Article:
Nowadays hubs are inexpensive devices that you can use in your network to provide port or connection sharing for your users. For example, you might use a hub in your home to share an Internet connection among multiple computers or in your office to share a switch port with multiple users grouped together in a room.
Suppose that you have a computer at home, with a printer, and are using a cable modem or digital subscriber line (DSL) for access to the Internet, as illustrated in Figure 12-1.
The network shown in Figure 12-1 is a basic network configuration typical for home use. It uses the minimum number of devices to provide you a connection to the Internet: the computer, the cable/DSL modem, and the Internet access line itself.
Now suppose that your office issues you a laptop, and you want to be able to telecommute (work from home) at times. Because you already have an Internet connection to your home, you might want to share that connection, rather than install a second connection for your laptop; a small hub enables you share this connection, as illustrated in Figure 12-2.
With the addition of a small hub from your local computer or office-supply store, you can share your dedicated Internet connection with multiple computers, and you are limited only by the number of ports on the hub, such as a four- or eight-port hub.
When you look at the network illustrated in Figure 12-2, it is obvious that there is little provided in the way of network security. Okay, let's be blunt: There is no network security in this architecture! Recognizing this lack of security, it is advisable to install a software-based firewall on each device (computer) connected to the hub, because as you might recall, the hub is a multiport repeater and takes whatever signal is received on one port and repeats it out all ports?not the most secure model.
It is worth mentioning that within 24 months of the time of writing this book, it is expected that all hub-component vendors will stop making hubs and make only low-end switches. With this said, it would be perfectly reasonable for you to go to your local computer store and buy a small low-end switch rather than a hub for this same scenario. The purpose here is to show where a hub might be used today.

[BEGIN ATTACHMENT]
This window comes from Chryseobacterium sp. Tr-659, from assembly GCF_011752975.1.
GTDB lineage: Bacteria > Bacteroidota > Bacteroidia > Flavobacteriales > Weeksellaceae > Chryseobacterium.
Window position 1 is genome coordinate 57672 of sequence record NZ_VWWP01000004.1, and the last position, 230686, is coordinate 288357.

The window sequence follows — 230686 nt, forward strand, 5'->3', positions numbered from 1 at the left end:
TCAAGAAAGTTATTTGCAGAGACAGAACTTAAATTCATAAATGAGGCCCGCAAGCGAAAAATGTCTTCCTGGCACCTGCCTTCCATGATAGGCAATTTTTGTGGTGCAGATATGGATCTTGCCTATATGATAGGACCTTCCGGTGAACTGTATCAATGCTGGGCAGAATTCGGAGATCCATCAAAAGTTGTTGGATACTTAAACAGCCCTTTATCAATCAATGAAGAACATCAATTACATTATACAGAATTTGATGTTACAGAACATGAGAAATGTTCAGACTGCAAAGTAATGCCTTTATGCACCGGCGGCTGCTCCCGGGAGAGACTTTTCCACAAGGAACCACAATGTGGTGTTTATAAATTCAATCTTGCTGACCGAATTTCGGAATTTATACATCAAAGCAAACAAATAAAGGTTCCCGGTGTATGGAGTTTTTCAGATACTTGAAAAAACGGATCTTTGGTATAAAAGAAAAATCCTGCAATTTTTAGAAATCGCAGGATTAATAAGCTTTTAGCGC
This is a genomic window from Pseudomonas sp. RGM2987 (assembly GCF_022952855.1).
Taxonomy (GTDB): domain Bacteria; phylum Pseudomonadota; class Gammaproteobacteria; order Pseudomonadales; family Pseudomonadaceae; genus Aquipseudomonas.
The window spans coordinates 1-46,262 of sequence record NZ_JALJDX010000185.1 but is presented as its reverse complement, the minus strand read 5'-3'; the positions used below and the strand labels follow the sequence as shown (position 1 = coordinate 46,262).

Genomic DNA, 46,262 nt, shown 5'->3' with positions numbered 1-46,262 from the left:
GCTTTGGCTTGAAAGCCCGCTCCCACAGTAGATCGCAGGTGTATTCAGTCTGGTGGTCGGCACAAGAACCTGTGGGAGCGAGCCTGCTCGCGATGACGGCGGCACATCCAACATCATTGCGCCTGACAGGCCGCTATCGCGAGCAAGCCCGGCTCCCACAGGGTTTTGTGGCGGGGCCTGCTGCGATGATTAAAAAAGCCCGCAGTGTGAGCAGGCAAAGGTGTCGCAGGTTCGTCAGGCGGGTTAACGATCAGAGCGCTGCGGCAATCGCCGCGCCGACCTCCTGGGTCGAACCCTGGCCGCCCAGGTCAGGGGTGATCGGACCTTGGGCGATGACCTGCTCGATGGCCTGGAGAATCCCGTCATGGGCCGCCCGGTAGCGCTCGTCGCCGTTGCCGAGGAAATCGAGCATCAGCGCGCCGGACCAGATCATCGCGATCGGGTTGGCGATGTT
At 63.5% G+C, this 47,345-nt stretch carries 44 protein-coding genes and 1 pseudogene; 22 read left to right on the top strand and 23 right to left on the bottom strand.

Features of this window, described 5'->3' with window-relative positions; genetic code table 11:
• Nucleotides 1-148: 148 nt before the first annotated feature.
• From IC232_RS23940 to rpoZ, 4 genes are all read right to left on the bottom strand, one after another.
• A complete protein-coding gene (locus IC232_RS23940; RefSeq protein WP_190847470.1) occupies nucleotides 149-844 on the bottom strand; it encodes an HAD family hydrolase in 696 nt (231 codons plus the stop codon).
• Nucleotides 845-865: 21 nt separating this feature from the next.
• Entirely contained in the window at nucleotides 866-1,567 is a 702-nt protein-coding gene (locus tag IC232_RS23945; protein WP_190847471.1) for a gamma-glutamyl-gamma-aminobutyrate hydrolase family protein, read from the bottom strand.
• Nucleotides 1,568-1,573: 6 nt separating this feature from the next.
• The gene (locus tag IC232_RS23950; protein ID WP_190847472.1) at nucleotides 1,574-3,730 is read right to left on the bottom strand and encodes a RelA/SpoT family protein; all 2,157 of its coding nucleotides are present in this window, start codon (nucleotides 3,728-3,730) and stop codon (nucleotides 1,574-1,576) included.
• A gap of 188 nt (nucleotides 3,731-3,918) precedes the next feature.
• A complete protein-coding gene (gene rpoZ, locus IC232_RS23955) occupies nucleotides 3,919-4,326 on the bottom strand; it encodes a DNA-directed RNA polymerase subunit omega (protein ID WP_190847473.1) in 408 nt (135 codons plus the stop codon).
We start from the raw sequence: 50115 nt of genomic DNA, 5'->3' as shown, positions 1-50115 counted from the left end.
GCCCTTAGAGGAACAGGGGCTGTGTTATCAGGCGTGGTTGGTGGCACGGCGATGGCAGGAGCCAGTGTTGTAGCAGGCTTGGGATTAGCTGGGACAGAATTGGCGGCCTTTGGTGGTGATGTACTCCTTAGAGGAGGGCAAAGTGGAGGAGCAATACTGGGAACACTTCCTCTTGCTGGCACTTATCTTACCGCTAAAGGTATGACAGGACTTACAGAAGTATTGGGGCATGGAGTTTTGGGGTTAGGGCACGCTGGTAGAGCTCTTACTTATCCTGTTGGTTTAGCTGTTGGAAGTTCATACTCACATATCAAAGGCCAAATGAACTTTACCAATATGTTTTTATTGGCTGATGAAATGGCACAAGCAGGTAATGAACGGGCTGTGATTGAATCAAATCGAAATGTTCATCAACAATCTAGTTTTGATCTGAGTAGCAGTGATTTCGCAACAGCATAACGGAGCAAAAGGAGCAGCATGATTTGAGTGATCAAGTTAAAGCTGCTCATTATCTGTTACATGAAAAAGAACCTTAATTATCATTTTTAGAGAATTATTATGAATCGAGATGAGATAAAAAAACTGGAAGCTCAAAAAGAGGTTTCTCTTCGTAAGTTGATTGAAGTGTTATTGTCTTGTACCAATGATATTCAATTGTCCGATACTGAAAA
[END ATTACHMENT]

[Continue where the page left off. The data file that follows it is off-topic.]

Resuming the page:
Suppose you share an office with a few people, each in his or her own workspace, with the exception of a control desk with multiple computers, as illustrated in Figure 12-3.
Figure 12-3 shows a control desk with four computers and seven cubicles, each with its own computer. In this setup, 11 computers are sharing a single network connection, such as to the Internet. However, you might have recognized a pattern in that the number of ports on a hub, bridge, or switch is a multiple of two. (This chapter doesn't go into the specifics because such specifics are beyond the scope of this book.) Suffice it to say that the number of ports available on a hub, bridge, or switch are numbered in this way: 4-ports, 8-ports, 16-ports, 24-ports, and so on. However, the office pictured in Figure 12-3 needs 11 ports. So although it might be easy to say, "Drop in a 16-port hub and call it a day," life is not that easy.
Using hubs is not the only possible solution for this scenario. This chapter presents another possible solution, using switches, in subsequent sections.
You could use both an eight- and four-port hub, creating a daisy chain, as illustrated in Figure 12-4. This architecture enables you to share a port on the eight-port hub with the four-port hub, which has the three control-desk computers connected to it. Keep in mind that one of the ports of your four-port hub is being used to provide the uplink to the eight-port hub, so you have only three usable ports for workstations available on the four-port hub.
Recall from Chapter 5, "Ethernet LANs," that hubs create both a single broadcast and collision domain, meaning that all devices connected via the hubs can recognize traffic from all other devices. In a small network, this is not significant; with every device you add to the network, however, you are adding more traffic that all other devices must contend with for bandwidth, as illustrated in Figure 12-5.
Although the network architecture shown in Figure 12-5 might work, be aware of the single collision domain you've created, and the subsequent complaints from your users: "The network is slow." If your users are using the network for e-mail and web surfing, the issue of the large collision domain probably won't arise. If your users are using more network-intensive applications, such as computer-assisted design/manufacturing (CAD/CAM) applications, however, consider segmenting your network, with switches alone, for example, or switches with virtual local-area networks (VLANs) configured.